Work with your athlete’s coach to determine what training and strengthening drills should be done, and strictly follow that program.
Pitchers Need 3 Months Off
Young pitchers need a three-month rest period from baseball each year. This means three months without any games, drills and practices; however, athletes should continue to follow their off-season training program.
Because adolescent players are still growing and developing, they must be careful to avoid over-training. Taking time off, while it can be disappointing, is critical to the long-term health and success of any athlete.
Lower the Pitch Count
Younger pitchers should have lower pitch counts. Pitchers as young as seven and eight years old should pitch no more than 50 pitches each game, with the number of maximum pitches per game increasing until players are 17 or 18, when pitches are capped at 105 per game.
A pitcher might think he feels up to pitching more than the recommended number of pitches during a game, but by failing to follow the guidelines he will likely find himself injured or overly sore.
Mechanics Prevent Injury
Pay strict attention to the proper mechanics of pitching. This will involve working with your athlete’s coach, and more specifically, his pitching coach, to ensure that he is using proper form and techniques.
It is critical to learn how to perform each pitch properly. Developing proper habits early can prevent future injury.
Age- Specific Pitches
Learning different pitches is age-specific. Fastballs and change-ups are to be learned and used exclusively early in a pitcher’s career.
As tempting as it might be for an elementary school-aged pitcher, the curveball should not be used earlier than age 12. A slider should not be attempted until age 16.
It is important to consult your athlete’s coach and trainer before serious training begins, so that they can also be involved. Your child’s physician can also be a valuable resource in helping you know when learning new pitches and skills is appropriate.
For a long-lasting baseball career, these are important guidelines to follow and will make a critical difference in young athletes’ health and ability to excel in the sport.
Story by Dr. Mark Galland, a Board Certified Orthopaedic Surgeon specializing in sports medicine, practicing at Orthopaedic Specialists of North Carolina in Wake Forest and North Raleigh. Photo by Greg Westfall.
The above article was published on April 11, 2013 in Cary Citizen.
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The arrival of spring’s warmer weather brings with it the desire to get more active. We are spending more time on the tennis courts, the golf course, the ball field, etc., providing opportunities to burn some energy and have fun … but unfortunately, being active also carries with it a risk of accidents and injury.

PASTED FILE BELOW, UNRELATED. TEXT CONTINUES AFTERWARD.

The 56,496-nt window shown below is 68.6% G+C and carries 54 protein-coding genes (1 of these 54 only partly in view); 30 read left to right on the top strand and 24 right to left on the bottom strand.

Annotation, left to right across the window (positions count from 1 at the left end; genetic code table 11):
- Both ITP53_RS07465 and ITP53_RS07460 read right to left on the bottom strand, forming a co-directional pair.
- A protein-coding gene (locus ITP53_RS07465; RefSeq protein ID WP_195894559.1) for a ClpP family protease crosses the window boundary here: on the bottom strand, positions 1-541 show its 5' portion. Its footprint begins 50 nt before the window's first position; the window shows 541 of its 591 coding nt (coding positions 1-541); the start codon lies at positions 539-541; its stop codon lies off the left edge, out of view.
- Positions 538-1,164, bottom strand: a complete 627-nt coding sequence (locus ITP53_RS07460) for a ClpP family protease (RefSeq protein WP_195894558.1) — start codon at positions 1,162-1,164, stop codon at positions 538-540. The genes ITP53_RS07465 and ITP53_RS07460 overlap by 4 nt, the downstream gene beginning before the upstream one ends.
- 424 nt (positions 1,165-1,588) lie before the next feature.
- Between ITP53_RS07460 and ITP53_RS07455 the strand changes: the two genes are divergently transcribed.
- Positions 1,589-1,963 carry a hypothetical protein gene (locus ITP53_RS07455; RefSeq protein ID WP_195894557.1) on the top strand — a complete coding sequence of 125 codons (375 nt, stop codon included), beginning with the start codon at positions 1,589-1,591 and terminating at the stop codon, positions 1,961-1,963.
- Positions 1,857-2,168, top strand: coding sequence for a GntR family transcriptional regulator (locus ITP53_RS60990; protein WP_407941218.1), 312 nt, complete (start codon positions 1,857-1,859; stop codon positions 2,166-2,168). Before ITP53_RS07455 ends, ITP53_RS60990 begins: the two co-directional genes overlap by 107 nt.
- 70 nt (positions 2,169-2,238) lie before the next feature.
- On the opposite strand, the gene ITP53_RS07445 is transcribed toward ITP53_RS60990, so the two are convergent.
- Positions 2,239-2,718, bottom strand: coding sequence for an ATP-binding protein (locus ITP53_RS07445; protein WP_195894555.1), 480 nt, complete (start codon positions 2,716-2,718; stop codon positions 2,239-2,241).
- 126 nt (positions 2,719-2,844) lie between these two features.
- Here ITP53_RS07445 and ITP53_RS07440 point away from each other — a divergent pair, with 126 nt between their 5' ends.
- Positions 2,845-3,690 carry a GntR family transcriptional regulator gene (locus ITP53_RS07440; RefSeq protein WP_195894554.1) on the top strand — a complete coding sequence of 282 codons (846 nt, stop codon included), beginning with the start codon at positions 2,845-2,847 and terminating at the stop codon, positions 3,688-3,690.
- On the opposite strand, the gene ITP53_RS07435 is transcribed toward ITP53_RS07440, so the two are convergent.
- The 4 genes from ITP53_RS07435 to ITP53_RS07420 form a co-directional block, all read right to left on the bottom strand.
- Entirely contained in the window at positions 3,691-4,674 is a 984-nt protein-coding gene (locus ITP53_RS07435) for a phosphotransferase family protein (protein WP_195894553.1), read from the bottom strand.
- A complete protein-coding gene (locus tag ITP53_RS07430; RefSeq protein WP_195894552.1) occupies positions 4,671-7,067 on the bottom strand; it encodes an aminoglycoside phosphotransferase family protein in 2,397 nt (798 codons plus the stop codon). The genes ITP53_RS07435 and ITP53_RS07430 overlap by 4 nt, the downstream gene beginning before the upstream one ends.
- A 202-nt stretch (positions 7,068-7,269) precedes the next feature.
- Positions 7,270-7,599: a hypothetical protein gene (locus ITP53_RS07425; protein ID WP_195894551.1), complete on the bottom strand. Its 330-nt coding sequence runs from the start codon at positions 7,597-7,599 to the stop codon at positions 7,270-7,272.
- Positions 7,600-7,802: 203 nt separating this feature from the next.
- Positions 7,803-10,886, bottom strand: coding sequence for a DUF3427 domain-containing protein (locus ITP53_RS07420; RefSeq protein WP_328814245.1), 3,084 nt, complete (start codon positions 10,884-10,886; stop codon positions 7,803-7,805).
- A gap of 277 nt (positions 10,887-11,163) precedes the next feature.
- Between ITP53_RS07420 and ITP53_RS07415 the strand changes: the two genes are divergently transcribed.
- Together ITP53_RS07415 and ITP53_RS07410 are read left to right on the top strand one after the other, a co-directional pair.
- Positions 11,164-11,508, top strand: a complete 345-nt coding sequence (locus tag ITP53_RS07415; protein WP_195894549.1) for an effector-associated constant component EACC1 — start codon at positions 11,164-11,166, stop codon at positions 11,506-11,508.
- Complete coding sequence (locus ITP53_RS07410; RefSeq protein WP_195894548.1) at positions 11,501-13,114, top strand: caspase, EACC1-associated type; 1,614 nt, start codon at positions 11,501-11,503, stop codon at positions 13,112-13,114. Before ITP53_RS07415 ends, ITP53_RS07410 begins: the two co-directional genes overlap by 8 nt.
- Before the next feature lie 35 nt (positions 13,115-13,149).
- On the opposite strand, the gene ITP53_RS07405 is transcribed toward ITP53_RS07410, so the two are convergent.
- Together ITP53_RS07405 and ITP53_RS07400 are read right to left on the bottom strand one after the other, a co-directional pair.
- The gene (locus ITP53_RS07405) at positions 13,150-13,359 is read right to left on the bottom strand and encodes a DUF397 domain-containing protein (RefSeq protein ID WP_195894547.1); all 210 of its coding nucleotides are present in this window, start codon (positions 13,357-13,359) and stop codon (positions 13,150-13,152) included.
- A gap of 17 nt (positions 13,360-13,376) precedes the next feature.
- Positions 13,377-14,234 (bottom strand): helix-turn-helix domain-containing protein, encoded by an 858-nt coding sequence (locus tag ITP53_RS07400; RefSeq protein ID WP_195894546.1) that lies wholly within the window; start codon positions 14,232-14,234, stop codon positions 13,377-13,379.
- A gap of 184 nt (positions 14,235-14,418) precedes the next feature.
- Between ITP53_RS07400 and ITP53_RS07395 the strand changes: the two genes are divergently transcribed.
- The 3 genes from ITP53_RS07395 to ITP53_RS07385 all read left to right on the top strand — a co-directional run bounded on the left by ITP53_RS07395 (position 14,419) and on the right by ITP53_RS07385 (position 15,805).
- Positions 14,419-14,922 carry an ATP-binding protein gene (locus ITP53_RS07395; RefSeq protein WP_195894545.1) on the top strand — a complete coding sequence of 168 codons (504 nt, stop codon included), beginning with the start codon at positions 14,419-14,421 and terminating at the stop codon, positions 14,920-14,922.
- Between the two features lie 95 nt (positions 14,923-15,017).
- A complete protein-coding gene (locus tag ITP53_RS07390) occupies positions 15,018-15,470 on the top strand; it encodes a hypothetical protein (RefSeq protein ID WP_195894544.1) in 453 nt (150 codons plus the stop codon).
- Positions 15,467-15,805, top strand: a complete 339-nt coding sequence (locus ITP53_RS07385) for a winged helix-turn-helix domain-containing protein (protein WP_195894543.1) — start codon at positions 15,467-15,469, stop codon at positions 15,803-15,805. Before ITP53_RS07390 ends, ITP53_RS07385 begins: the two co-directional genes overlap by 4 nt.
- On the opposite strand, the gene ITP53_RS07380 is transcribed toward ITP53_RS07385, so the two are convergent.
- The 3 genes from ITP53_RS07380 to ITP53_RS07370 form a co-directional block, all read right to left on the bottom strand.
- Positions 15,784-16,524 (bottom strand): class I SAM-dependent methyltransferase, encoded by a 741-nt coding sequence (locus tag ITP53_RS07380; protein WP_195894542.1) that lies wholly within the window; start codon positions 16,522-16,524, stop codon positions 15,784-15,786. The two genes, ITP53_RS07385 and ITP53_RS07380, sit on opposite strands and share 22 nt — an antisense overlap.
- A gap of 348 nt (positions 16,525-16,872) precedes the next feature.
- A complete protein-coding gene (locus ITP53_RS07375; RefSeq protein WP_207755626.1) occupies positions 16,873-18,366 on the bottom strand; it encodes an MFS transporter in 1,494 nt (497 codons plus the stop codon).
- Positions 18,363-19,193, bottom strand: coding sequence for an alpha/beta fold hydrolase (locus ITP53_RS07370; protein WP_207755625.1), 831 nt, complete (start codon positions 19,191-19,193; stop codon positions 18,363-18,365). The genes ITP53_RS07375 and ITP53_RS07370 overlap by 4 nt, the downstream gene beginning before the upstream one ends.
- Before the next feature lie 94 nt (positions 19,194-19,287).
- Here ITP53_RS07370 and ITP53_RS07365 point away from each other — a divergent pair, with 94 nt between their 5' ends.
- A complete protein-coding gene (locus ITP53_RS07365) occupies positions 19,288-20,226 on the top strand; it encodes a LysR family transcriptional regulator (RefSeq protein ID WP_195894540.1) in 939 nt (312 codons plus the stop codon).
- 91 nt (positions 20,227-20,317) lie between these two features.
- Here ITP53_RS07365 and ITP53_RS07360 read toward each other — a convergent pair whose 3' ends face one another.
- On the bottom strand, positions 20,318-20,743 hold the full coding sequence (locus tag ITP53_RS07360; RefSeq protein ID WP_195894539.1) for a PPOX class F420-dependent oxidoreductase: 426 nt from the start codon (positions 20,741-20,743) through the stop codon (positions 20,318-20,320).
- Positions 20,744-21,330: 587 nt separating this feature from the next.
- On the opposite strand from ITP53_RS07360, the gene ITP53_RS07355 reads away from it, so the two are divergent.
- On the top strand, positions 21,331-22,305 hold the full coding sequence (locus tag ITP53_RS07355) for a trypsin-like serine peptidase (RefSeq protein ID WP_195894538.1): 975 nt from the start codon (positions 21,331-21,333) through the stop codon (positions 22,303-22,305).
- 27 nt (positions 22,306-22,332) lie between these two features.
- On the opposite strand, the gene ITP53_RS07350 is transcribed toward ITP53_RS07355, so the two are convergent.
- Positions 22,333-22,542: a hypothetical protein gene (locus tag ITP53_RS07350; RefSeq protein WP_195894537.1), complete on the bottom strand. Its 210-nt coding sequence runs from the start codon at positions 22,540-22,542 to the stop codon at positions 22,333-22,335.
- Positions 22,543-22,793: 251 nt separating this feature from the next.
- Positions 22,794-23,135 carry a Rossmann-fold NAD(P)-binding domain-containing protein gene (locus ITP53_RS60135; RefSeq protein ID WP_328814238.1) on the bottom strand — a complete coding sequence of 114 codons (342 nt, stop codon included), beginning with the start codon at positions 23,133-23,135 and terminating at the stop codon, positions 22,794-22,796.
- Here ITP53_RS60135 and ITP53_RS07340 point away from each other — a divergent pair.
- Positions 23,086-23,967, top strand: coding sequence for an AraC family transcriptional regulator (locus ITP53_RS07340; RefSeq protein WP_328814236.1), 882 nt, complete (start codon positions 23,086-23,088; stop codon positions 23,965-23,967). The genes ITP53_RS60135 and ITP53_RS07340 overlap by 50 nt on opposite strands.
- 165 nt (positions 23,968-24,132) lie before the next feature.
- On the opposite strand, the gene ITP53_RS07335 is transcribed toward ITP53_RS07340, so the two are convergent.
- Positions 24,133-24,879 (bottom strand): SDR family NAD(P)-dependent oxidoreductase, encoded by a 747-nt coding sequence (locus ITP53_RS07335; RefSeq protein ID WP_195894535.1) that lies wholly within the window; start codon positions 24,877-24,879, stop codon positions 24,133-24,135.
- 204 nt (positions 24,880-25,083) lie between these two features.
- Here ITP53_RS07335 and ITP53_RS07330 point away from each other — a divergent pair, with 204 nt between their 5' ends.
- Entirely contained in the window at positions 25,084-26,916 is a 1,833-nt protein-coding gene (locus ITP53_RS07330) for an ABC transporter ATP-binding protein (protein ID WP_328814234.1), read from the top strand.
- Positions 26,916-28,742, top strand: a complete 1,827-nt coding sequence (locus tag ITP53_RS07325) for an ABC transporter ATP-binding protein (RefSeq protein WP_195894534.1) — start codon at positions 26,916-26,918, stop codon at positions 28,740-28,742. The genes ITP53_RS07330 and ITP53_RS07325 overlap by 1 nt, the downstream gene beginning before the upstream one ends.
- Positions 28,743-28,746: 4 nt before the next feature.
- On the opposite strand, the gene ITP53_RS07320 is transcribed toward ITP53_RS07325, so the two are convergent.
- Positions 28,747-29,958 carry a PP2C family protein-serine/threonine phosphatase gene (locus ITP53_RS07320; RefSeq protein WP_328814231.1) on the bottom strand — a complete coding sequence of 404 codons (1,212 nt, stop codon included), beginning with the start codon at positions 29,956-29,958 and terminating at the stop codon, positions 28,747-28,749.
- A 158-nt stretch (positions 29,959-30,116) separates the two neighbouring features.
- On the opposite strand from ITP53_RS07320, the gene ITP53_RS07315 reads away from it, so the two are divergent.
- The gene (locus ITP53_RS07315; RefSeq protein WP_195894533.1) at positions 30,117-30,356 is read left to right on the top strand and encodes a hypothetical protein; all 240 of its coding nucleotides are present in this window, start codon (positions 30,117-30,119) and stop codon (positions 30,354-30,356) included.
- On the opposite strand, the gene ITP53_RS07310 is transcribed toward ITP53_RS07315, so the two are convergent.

The ankle sprain is one of the most common injuries sustained by athletes and non-athletes alike. Simply stated, the “sprain” is a stretching or tearing of the lateral (outside) ligaments of the ankle: anterior talofibular ligament (ATFL), the calcaneofibular ligament (CFL), and the posterior talofibular ligament (PTFL). One or all of these ligaments may be damaged in a sprained ankle, and though uncommon, other ankle ligaments may also be damaged. The classic mechanism of such an injury is “rolling,” or inverting, the ankle after landing on another player’s foot or stepping on an uneven playing surface. This inversion mechanism of injury causes the ligaments to stretch, partially tear, or completely rupture. Very severe injury or repeated injury may ultimately result in chronic ankle instability. This results in decreased function of the ankle joint and becomes quite a nuisance for competitive athletes.
The primary treatment in both acute and chronic cases begins with external stabilization using ankle braces. This is combined with a rigorous rehabilitation program guided by a physical therapist. When conservative treatment measures fail and instability of the ankle becomes a daily issue, surgical intervention may be considered. The Broström procedure is primarily used to repair the ATFL; however, the CFL (and even more rarely, the PTFL) may be repaired during the procedure as well. By repairing these damaged ligaments, proper ankle mechanics and function are restored. The ultimate goal is to restore the ankle to its pre-injury state. The procedure has a 90% success rate, and athletes usually return to play within three-four months.
Recovery time after the surgery may vary depending on each patient’s response. Typically, there is a six-week period of time when the ligaments are allowed to heal. During these six weeks, the patient will be non-weight bearing or limited weight bearing status (in a boot) and only allowed to do light range of motion activities. After the initial six-week healing time, physical therapy is introduced to help regain proper ankle strength, range of motion, proprioception, and restoring a normal gait (walking without a limp). Returning to high level activities may take up to six months; however, it may be sooner depending on each individual.